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Multi-Way Conventional loudspeakers with crossovers

Thick or thin, braced or mass loaded?
Thick or thin, braced or mass loaded?
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Old 28th January 2018, 08:28 PM   #1
stephenmarklay is offline stephenmarklay  United States
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Default Thick or thin, braced or mass loaded?

At some point I was interested enough to read the BBC papers and in particular the construction of the LS3/5a monitors.

In a nutshell, if you have not cared to read that stuff, they found that thin walls with extra mass (bitumen paper) was better at taming wall resonance than thicker plywood or MDF. Harbeth et al. still uses this.

I recently read the Kef LS50 white paper, where they talk about the LS3/5a as well. They found that the major issue was the baffle mounting (or driver) created a lot of mechanical vibration (as opposed to air pressure which was low) that contributed to box coloration.

They also found an more interesting, but not surprising perhaps, is that adding braces did not fix this at all. It was not until the did not attach the brace to the walls but some damping material instead that the energy was allowed to dissipate to an inaudible level.

I am curious what technique that you guys are using.

This is not a “my [insert your thing] is better than yours.” I am curious what you guys prefer, if you have measured it etc.

Thanks so much
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Old 28th January 2018, 10:59 PM   #2
planet10 is offline planet10  Canada
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Thick or thin, braced or mass loaded?
I just posted this in another thread that is relevant.

Strangest Box Material You used or Have Seen?

dave
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Old 28th January 2018, 11:09 PM   #3
nigelwright7557 is offline nigelwright7557  United Kingdom
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I tend to stick to 18mm plywood.
My cabinets can be just screwed for sealed cabinets or glued for W bins.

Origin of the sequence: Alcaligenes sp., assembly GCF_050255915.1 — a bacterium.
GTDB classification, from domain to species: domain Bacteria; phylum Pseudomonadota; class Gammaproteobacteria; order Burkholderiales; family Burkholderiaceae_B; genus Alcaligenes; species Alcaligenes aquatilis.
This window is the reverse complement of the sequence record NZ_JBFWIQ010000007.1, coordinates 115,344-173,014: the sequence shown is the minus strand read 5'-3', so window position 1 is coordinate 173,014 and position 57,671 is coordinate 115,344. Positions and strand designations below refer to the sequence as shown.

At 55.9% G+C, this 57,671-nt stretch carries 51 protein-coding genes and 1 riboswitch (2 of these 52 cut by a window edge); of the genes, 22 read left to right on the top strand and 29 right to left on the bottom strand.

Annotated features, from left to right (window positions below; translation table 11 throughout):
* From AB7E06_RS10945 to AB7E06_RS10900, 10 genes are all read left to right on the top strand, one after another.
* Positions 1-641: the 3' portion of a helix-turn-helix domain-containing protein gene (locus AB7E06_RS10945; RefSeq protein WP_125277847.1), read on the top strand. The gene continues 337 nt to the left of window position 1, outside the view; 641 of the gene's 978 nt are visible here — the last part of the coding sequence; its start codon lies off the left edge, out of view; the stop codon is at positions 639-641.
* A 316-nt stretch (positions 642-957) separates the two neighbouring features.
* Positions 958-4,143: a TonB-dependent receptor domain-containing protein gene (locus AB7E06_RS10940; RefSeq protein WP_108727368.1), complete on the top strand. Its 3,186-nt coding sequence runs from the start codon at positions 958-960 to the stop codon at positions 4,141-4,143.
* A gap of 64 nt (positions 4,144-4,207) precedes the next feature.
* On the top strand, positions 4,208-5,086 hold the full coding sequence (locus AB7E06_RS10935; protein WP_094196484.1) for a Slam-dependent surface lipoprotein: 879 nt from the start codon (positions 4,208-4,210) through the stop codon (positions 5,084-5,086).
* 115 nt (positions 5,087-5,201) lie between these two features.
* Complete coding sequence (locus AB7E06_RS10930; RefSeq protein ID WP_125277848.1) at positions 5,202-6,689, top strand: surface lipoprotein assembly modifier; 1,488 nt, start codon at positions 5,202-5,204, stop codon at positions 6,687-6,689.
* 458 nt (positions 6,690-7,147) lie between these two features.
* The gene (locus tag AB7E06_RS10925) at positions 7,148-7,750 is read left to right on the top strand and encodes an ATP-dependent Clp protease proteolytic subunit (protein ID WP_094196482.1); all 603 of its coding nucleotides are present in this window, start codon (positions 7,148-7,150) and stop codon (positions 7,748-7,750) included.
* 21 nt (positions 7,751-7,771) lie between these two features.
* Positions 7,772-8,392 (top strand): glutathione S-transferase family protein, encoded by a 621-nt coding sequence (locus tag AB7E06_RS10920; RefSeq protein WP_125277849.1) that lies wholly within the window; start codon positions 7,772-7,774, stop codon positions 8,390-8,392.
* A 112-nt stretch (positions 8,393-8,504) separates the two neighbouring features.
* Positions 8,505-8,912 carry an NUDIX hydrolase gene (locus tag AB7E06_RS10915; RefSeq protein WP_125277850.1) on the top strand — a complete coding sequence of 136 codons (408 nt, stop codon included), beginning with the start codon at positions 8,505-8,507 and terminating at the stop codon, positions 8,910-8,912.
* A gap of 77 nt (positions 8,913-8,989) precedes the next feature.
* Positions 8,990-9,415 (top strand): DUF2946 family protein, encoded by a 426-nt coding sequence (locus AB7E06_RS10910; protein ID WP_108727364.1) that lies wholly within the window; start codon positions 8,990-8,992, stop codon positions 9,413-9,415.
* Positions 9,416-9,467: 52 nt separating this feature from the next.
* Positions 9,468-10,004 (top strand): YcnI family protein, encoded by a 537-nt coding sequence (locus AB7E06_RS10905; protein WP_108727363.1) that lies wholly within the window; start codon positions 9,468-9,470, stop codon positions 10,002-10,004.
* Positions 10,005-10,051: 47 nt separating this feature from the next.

I don't seem to get much vibration from either.

If the panel material is stiff (>18mm) then I would expect sound waves to just bounce back off them rather than rattle the panel. unless you are seriously pumping out hundreds of watts.

I ran a mobile disco with two 18mm dual driver cabinets for many years and it was very loud and sounded great.
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Old 29th January 2018, 02:02 AM   #4
stephenmarklay is offline stephenmarklay  United States
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Quote:
Originally Posted by nigelwright7557 View Post
I tend to stick to 18mm plywood.
My cabinets can be just screwed for sealed cabinets or glued for W bins.
I don't seem to get much vibration from either.

If the panel material is stiff (>18mm) then I would expect sound waves to just bounce back off them rather than rattle the panel. unless you are seriously pumping out hundreds of watts.

I ran a mobile disco with two 18mm dual driver cabinets for many years and it was very loud and sounded great.

Thanks nigelwright. Yeah from what I have seen the actual sound waves (air pressure) does cause some vibration but not typically at high amplitude.

On the other hand the vibration from the driver(s) does transit to the rest of the enclosure and can be at a similar level to the actual speaker driver itself!
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Old 18th February 2018, 11:27 AM   #5
Jollygreenaudiophile is offline Jollygreenaudiophile  United States
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Thick or thin, braced or mass loaded?